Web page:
By the Queen’s Command – Prologue
And away we go!
BY THE QUEEN’S COMMAND
by LC Feeney
Electronic edition published 2014 by LC Feeney
Copyright © LC Feeney. All rights reserved, including the right of reproduction, in whole or in part in any form, without written permission of the publisher, except in the case of brief quotations embedded in critical articles and reviews.
This is a work of fiction. Names, characters, places, and events are either the product of the author’s imagination or are used fictitiously, and any resemblance to actual persons, living or dead, business establishments, events, or locales is entirely coincidental.
Cover image © Elena Ray / BigstockPhoto.com.
Long ago, there was The Purge, a great extinction that almost eliminated humankind completely. Legends tell of a disease created by the followers of one god to eliminate the followers of another. The stories say that a disease was created by scientists in a laboratory and was used as a weapon against not only the soldiers but the people of the enemy. It was only supposed to destroy the non-believers and the infidels, but diseases don’t have political boundaries or ideology or even discretion. Diseases just kill, indiscriminately and without concern for who is dying.
The ones who’d created the disease denied it at first, of course. It was too horrific to believe, that human beings would purposefully infect others with a terrible illness that had no cure. The disease morphed, changed, evolved rapidly, and soon those who claimed they could cure it or control it began to be infected, and eventually had to admit that it was unstoppable. There were many supposed treatments and cures, but in the end The Purge spread over the entire planet, killing almost everyone without regard for age, race, income level or political affiliation. Only a handful of people survived – mostly small pockets of indigent tribes who had limited contact with civilization, and groups with a penchant for isolation and eschewing modern technology.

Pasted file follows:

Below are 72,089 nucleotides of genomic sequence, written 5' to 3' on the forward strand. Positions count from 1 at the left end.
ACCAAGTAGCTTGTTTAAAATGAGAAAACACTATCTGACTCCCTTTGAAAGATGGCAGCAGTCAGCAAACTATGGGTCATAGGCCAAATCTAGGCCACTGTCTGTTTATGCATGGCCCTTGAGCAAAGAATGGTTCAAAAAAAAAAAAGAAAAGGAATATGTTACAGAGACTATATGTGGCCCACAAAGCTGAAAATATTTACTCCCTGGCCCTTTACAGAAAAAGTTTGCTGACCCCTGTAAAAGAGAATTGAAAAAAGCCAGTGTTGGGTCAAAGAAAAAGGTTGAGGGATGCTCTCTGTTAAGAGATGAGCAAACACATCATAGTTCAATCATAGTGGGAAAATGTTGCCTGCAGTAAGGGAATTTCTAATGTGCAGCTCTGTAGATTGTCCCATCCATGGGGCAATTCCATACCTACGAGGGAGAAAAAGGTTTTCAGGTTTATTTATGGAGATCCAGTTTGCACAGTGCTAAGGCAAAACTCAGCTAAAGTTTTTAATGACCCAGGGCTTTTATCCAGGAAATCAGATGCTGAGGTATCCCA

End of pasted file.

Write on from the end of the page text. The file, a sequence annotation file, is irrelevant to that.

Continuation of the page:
As the centuries passed, those who were left carried on as best they could, struggling to survive in a world with failing technology. So many had died and so much knowledge was lost in The Purge that those who survived maintained what they could or what they felt was most important and gave up the rest. Electricity, global communication, and transportation mostly disappeared, except in those very limited areas where it was deemed necessary and the knowledge could be passed down to subsequent generations. The world fell back to rural, agrarian times, with those who survived forming tribes to pool resources and share knowledge. A few ventured into the cities to scavenge what they could from the ruins of civilization, but most were never seen or heard from again, and those who did return were forever changed by their experience. The cities became places to fear and avoid.
Civilization has taken on a medieval quality. Other than the wild tribes of the desert regions, there are no automobiles or combustion engines. Electric power is practically non-existent, and plumbing is a luxury most do not have. Horses are a luxury as well, so most people travel by foot, although some use carts and wagons pulled by oxen, horses or mules if they have them. People have existed this way for hundreds of years.